George Orwell: A Life of Struggle and Triumph

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Eric Blair, better known as George Orwell, was born in 1903 in Bengal, in the then British colony of India. English novelist, essayist, journalist, and critic. Orwell was closely connected to his work, in the sense that both he and his writing were the same – he liked to write from experience, which is not very usual among writers.

As for his family, they were from the middle-class. He wasn't very close to his father. His mother took him to England when he was very young, where he had a happy childhood in the countryside and developed an appreciation for the rural English landscape.

At the age of 8, Eric Blair started studying in one of the most successful boarding schools in England at the time: St Cyprian's School. Young Eric attended St Cyprian's on a scholarship, but he was mistreated for being a scholarship student. Consequently, this experience was his introduction to the English class system and he acquired a sense of awareness regarding social justice. As a matter of fact, Orwell compared his boarding school experience with a totalitarian society, for the practice of physical punishment, commonly more used on scholarship boys, could be found in both scenarios. Therefore, he thought that some subjects, such as History and Literature. Many years later, this traumatic experience shaped him as a writer, for he would recall his time at St Cyprian's in the essay 'Such, Such Were the Joys'. He also reflects on the English class system and on the experience of oppression and class conflict. However, Orwell did well enough in school to earn a scholarship to attend Eton College.

However, after finishing his studies at Eton, Orwell's family couldn't pay for university and he had no prospect of winning a scholarship. Besides, his father didn't support him emotionally, saying that he wasn't fit for University. He spent much of his time alone, reading, and became isolated and unhappy. All things considered, he resigned and returned to England in 1927 having grown to hate imperialism and used his Burmese experience in his writings. This was a turning point in Orwell's life – he wanted to live as he wished and according to his principles.

At this point, George Orwell developed an interest for writing about poverty and the lower classes, as well as for experiencing the way they lived, so he decided that the only way to do that is to become one of them, he also writes about his sociological investigations and the terrible living conditions among the working class, such as very low salaries and the hardship of their work.

As for his pseudonym, he decided to use one for various reasons, two of them being that he was afraid of shaming his family and it was also a way to reject his middle-class identity. In the end, he chose “George Orwell” because, as he said, “It is a good round English name”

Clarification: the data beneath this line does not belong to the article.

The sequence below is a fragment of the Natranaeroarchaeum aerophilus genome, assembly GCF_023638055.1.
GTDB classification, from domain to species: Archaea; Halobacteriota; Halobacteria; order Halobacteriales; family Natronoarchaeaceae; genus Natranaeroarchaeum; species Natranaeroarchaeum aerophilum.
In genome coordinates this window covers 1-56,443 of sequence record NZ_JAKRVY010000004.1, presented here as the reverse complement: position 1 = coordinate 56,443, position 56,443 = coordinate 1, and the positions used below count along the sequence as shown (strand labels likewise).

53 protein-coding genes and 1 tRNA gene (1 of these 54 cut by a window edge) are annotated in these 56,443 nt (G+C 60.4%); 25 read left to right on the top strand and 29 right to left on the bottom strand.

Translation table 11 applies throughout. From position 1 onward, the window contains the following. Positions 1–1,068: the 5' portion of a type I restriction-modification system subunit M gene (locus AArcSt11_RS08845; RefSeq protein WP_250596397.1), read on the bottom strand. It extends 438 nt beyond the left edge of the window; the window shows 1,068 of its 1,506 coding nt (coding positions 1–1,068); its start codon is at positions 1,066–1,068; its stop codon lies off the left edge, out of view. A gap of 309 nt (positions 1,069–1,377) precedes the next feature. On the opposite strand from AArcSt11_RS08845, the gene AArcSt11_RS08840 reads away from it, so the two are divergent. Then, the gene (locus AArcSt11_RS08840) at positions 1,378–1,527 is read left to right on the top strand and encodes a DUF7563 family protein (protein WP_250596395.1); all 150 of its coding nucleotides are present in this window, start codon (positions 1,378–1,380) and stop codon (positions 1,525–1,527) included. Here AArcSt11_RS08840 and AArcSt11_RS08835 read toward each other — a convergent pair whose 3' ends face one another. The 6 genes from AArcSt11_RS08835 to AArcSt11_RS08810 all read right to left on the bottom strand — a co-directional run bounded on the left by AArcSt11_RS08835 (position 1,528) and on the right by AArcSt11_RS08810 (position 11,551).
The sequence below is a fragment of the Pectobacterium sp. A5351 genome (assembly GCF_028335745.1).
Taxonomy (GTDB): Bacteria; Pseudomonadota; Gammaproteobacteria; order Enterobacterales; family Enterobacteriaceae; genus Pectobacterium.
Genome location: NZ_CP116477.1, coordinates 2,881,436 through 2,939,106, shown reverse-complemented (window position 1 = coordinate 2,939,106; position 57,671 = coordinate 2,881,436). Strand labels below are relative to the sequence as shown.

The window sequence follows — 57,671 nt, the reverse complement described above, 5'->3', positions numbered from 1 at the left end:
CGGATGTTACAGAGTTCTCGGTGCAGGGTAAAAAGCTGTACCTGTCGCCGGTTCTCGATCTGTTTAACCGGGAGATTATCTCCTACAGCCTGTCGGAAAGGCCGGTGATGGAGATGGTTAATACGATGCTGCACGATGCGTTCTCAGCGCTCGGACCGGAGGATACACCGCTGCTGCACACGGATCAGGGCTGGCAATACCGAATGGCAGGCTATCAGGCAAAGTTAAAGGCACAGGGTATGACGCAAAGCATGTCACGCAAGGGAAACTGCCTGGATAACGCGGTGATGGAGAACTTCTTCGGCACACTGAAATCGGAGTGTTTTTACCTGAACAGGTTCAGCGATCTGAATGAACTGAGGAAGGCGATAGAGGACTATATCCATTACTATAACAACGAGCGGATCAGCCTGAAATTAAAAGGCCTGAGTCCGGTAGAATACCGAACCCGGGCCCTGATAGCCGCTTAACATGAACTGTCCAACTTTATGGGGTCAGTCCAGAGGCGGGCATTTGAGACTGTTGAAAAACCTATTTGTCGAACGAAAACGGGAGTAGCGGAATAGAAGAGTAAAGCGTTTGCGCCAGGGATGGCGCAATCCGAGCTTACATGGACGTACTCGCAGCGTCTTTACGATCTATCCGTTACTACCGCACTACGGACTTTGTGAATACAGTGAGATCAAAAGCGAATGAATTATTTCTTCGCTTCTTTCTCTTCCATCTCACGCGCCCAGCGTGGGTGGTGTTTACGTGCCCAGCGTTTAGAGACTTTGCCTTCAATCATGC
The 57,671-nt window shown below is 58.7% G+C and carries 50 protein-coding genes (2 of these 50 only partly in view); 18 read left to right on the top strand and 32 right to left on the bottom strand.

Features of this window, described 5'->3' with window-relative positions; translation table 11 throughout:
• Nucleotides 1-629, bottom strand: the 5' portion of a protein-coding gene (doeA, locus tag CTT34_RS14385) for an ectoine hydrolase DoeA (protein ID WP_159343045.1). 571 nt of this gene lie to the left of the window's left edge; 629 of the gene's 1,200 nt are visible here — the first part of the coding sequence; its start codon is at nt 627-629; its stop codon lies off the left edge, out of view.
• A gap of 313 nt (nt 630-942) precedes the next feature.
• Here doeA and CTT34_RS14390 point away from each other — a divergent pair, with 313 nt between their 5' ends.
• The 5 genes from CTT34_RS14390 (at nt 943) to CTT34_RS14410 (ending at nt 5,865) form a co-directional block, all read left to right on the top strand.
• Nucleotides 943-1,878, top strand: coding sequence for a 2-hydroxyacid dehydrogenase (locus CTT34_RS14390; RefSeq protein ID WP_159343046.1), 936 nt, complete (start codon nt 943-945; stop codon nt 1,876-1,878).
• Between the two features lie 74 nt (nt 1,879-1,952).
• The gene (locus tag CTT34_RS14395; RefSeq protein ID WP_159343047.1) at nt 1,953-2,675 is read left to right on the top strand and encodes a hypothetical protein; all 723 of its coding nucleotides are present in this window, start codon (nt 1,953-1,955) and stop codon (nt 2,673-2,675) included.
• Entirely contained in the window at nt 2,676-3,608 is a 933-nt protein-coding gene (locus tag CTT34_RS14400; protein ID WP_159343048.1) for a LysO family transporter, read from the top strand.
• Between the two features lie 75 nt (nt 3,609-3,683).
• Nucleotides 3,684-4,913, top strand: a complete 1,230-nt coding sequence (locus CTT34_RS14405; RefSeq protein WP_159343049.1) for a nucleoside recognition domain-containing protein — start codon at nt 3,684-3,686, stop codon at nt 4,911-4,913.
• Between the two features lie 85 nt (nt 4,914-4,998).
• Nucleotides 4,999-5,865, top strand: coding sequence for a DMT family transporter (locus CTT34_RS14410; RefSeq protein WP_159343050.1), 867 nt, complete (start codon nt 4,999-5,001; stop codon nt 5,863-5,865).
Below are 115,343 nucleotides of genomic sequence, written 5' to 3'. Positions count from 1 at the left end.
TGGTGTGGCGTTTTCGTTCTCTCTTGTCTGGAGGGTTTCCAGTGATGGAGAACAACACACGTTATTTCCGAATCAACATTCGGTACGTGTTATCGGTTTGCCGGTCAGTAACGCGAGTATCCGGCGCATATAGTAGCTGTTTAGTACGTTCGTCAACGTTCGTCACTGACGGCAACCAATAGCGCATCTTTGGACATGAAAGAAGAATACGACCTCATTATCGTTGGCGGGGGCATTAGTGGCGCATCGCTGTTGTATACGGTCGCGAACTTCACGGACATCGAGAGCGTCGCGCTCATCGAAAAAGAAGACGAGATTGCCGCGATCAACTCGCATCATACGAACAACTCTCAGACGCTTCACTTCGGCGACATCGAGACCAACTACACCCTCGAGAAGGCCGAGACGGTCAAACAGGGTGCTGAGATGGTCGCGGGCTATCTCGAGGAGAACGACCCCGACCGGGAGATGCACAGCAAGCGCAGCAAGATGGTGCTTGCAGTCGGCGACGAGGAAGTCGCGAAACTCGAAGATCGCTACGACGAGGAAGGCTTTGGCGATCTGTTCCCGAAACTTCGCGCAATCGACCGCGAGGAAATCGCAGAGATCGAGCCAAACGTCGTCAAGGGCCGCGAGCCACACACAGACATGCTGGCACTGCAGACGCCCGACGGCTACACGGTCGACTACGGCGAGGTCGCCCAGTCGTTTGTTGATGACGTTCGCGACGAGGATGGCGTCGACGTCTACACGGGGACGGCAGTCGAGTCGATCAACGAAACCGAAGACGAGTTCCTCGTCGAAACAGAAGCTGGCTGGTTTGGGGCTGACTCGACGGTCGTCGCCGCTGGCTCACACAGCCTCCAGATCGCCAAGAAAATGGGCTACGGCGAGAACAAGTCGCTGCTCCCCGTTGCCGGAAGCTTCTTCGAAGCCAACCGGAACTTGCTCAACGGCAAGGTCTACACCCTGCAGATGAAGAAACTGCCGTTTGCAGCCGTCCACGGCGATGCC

Furthermore, Orwell had socialist views, but his life was different compared to other socialist intellectuals, he was clearly critical of Stalin's regime and, generally speaking, also of Communism at that given time due to all the suffering and cultural loss that it caused, as well as the emergence of a new and more brutal ruling class. On the other hand, he also cared for rural England and English history, and was traditional in other aspects, such as thinking that England had an “essence”, as he mention his essay England Your England.

Moreover, soon after the outbreak of the Spanish Civil War, Orwell went to Spain to fight against Fascism and volunteered to fight for the Republicans. He joined the militia POUM but he was shot and got injured in 1937. After he left Spain, he published a book entitled Homage to Catalonia (1938), in which he writes about the communists betraying ordinary men and describes Stalin and Hitler as pursuing essentially the same aim of creating a totalitarian state - low number of sold copies.

With the publication of the best-seller Animal Farm in 1945, George Orwell finally received international praise and acclaim for his work, especially due to the post-war climate of that period, and along with that recognition came financial security, but he knew it could be dangerous to publish a book containing a satire of the Russian Revolution under Stalin due to the political context at the time. After that, he spent two years living on the island of Jura, in Hebrides, where he wrote one of his major works, 1984. On the other hand, Orwell's health had continued to decline since the diagnosis of tuberculosis in 1947, but he didn't take good care of himself. He died at the age of 46.

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